* The nation’s millionaires are #Ready4Hillary.

Student athletes at public universities in Michigan would be prohibited from joining labor unions to negotiate for compensation and benefits under legislation the state House approved Tuesday.

* Meet The Oldest Living Things in the World.

* And this used to be a free country: One of two concealed gun permit holders involved in a rolling shootout down Milwaukee streets and freeways last year was turned down Thursday when he asked a judge to order the return of the gun seized after the incident.

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Monday, Monday

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* The climate crisis of the 21st century has been caused largely by just 90 companies, which between them produced nearly two-thirds of the greenhouse gas emissions generated since the dawning of the industrial age, new research suggests.

* The exciting return of “Is Health Care Reform Constitutional,” and friends, this one could be a doozy. Here Is What Will Happen If The Supreme Court Strikes Down Obamacare’s Subsidies. And from the archives: Halbig, King, and the Limits of Reasonable Legal Disagreement.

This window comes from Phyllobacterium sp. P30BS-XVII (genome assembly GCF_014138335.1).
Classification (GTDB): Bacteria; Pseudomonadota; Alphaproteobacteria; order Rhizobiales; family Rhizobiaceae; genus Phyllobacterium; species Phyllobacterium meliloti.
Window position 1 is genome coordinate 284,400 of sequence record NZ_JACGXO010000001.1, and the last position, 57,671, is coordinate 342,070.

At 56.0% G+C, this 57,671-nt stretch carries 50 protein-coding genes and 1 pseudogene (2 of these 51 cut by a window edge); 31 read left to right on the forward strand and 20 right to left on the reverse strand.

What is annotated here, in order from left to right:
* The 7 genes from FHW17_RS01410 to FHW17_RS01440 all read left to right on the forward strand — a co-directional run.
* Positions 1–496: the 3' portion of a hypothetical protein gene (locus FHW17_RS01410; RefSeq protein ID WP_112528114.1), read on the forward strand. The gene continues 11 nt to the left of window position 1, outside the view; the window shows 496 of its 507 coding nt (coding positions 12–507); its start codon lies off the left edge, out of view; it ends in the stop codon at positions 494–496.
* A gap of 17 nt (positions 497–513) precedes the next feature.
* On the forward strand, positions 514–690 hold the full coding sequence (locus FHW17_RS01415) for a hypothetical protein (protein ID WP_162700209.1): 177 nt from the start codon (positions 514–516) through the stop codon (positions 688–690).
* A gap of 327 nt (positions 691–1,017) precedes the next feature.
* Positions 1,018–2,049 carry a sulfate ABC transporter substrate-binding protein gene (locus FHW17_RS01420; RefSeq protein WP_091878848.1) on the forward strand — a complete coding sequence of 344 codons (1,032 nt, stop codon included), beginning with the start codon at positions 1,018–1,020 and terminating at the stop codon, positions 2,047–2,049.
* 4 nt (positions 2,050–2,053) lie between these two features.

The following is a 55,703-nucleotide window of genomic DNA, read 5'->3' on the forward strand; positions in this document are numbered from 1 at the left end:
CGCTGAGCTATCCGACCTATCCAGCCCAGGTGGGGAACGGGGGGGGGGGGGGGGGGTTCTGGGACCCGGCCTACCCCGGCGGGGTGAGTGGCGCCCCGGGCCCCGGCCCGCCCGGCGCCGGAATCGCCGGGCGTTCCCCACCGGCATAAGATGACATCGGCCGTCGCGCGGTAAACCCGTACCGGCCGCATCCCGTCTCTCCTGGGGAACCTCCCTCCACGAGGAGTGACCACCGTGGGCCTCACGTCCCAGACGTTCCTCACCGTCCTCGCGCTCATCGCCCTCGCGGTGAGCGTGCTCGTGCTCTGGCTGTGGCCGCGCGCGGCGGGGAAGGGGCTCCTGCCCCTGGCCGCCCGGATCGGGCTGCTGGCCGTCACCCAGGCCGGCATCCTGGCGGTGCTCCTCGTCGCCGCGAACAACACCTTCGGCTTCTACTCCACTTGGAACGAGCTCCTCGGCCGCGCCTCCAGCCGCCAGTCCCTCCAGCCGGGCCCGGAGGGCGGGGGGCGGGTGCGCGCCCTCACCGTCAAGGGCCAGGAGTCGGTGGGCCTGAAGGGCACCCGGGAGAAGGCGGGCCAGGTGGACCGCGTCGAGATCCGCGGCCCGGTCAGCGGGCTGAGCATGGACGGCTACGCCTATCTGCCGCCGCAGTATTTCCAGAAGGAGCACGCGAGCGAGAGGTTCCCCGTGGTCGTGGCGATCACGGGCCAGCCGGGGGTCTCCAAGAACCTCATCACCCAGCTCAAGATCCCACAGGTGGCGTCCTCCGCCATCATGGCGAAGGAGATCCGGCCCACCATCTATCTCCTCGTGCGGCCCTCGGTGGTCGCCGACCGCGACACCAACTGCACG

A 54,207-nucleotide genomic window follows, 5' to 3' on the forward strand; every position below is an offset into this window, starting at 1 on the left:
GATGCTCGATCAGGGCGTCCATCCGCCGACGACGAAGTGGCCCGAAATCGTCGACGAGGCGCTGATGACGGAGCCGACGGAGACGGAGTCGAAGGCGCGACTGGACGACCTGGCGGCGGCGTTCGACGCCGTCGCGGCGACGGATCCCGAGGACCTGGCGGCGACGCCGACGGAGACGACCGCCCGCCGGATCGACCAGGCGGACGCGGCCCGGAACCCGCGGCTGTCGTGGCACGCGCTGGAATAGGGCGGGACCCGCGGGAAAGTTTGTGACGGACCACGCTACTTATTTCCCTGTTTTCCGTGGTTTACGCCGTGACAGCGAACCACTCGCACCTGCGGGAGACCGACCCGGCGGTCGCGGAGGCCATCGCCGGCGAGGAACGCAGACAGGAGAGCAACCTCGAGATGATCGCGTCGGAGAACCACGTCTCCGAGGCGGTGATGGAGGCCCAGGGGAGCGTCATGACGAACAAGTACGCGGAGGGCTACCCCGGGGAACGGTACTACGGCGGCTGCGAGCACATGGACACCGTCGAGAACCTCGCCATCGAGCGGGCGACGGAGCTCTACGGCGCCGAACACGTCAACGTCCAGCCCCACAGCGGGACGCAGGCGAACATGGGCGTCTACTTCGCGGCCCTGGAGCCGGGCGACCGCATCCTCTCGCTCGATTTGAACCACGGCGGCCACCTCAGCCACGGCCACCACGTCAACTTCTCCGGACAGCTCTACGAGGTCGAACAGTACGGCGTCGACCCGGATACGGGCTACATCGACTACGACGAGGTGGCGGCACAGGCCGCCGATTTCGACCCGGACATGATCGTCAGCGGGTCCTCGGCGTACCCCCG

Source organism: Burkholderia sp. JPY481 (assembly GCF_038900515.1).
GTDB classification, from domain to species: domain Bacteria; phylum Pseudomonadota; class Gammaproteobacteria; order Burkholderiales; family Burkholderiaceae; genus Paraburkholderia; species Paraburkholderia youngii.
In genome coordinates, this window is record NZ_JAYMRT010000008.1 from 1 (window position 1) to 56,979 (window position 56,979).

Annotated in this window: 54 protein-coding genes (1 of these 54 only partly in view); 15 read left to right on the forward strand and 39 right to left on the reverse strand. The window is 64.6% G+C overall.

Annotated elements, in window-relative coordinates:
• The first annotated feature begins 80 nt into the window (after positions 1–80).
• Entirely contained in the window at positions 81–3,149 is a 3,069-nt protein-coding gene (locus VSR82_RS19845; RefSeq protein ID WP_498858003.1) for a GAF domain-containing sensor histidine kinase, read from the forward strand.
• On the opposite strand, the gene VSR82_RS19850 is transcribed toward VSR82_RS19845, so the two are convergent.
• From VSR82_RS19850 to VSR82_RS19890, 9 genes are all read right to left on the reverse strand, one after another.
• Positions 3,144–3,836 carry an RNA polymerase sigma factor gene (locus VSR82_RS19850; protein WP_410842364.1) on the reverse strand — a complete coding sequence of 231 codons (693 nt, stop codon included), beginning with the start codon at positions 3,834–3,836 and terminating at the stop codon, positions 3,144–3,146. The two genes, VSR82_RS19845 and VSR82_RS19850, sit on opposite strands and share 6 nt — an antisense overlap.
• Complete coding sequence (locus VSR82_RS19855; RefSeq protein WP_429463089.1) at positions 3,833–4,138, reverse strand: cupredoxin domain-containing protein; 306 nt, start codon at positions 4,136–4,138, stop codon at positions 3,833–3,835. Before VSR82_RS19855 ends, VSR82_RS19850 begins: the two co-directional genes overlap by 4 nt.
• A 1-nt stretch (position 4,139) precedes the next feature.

* George W. Bush, meritocrat.

* It’s baaaaack: A totally legal, totally shady way that Republicans could ensure Hillary Clinton’s defeat.

* The Quest for Restoration, or, Gone Girl and Interstellar Considered as the Same Film.

* As a society, we are somewhat obsessed with the risks of dying – from car crashes, cancer, terrorists, Ebola, or any of the thousands of mortal terrors that haunt our nightly newscasts. But we’re less accustomed to consider the risks of living long – of outliving our retirement savings.

* Is Serial problematic? Serial: listeners of podcast phenomenon turn detectives – with troubling results. What Is An Ending? ‘Serial’ And The Ongoing Story Of Wanting Too Much. Alas, I listened to this this weekend and got hooked despite all my critical detachment.

* Doritos-Flavored Mountain Dew Is Real, PepsiCo Confirms. This is unfathomable. There are some lines never meant to be crossed.

* Can anyone even remember postmodernism?